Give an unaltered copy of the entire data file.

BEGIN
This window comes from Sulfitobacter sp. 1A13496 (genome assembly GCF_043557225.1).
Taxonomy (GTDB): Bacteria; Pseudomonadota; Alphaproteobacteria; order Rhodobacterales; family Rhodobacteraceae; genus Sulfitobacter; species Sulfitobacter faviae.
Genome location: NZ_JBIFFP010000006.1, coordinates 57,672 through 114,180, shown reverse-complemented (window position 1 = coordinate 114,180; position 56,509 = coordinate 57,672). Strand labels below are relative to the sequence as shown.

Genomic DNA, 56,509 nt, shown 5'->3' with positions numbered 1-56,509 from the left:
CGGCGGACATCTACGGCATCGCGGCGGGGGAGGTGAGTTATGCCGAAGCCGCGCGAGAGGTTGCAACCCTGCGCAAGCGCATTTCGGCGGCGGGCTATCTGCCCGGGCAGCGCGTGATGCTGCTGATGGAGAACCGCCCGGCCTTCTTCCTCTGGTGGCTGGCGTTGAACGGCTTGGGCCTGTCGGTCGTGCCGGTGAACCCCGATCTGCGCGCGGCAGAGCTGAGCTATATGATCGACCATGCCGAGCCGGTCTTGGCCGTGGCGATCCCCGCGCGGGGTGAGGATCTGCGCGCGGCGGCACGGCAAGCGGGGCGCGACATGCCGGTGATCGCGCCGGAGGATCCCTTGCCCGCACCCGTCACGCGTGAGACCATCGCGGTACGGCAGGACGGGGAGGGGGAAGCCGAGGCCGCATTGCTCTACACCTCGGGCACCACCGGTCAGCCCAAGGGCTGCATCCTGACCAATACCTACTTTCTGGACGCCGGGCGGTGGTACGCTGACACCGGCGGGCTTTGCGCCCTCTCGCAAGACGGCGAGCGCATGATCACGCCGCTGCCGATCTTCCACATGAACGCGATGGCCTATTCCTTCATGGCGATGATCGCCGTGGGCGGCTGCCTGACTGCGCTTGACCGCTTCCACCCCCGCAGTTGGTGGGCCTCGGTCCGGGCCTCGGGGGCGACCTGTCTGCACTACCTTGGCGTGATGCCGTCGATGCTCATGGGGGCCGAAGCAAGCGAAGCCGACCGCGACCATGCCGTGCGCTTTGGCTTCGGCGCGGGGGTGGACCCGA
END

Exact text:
This window comes from Sulfitobacter sp. 1A13496 (genome assembly GCF_043557225.1).
Taxonomy (GTDB): Bacteria; Pseudomonadota; Alphaproteobacteria; order Rhodobacterales; family Rhodobacteraceae; genus Sulfitobacter; species Sulfitobacter faviae.
Genome location: NZ_JBIFFP010000006.1, coordinates 57,672 through 114,180, shown reverse-complemented (window position 1 = coordinate 114,180; position 56,509 = coordinate 57,672). Strand labels below are relative to the sequence as shown.

Genomic DNA, 56,509 nt, shown 5'->3' with positions numbered 1-56,509 from the left:
CGGCGGACATCTACGGCATCGCGGCGGGGGAGGTGAGTTATGCCGAAGCCGCGCGAGAGGTTGCAACCCTGCGCAAGCGCATTTCGGCGGCGGGCTATCTGCCCGGGCAGCGCGTGATGCTGCTGATGGAGAACCGCCCGGCCTTCTTCCTCTGGTGGCTGGCGTTGAACGGCTTGGGCCTGTCGGTCGTGCCGGTGAACCCCGATCTGCGCGCGGCAGAGCTGAGCTATATGATCGACCATGCCGAGCCGGTCTTGGCCGTGGCGATCCCCGCGCGGGGTGAGGATCTGCGCGCGGCGGCACGGCAAGCGGGGCGCGACATGCCGGTGATCGCGCCGGAGGATCCCTTGCCCGCACCCGTCACGCGTGAGACCATCGCGGTACGGCAGGACGGGGAGGGGGAAGCCGAGGCCGCATTGCTCTACACCTCGGGCACCACCGGTCAGCCCAAGGGCTGCATCCTGACCAATACCTACTTTCTGGACGCCGGGCGGTGGTACGCTGACACCGGCGGGCTTTGCGCCCTCTCGCAAGACGGCGAGCGCATGATCACGCCGCTGCCGATCTTCCACATGAACGCGATGGCCTATTCCTTCATGGCGATGATCGCCGTGGGCGGCTGCCTGACTGCGCTTGACCGCTTCCACCCCCGCAGTTGGTGGGCCTCGGTCCGGGCCTCGGGGGCGACCTGTCTGCACTACCTTGGCGTGATGCCGTCGATGCTCATGGGGGCCGAAGCAAGCGAAGCCGACCGCGACCATGCCGTGCGCTTTGGCTTCGGCGCGGGGGTGGACCCGA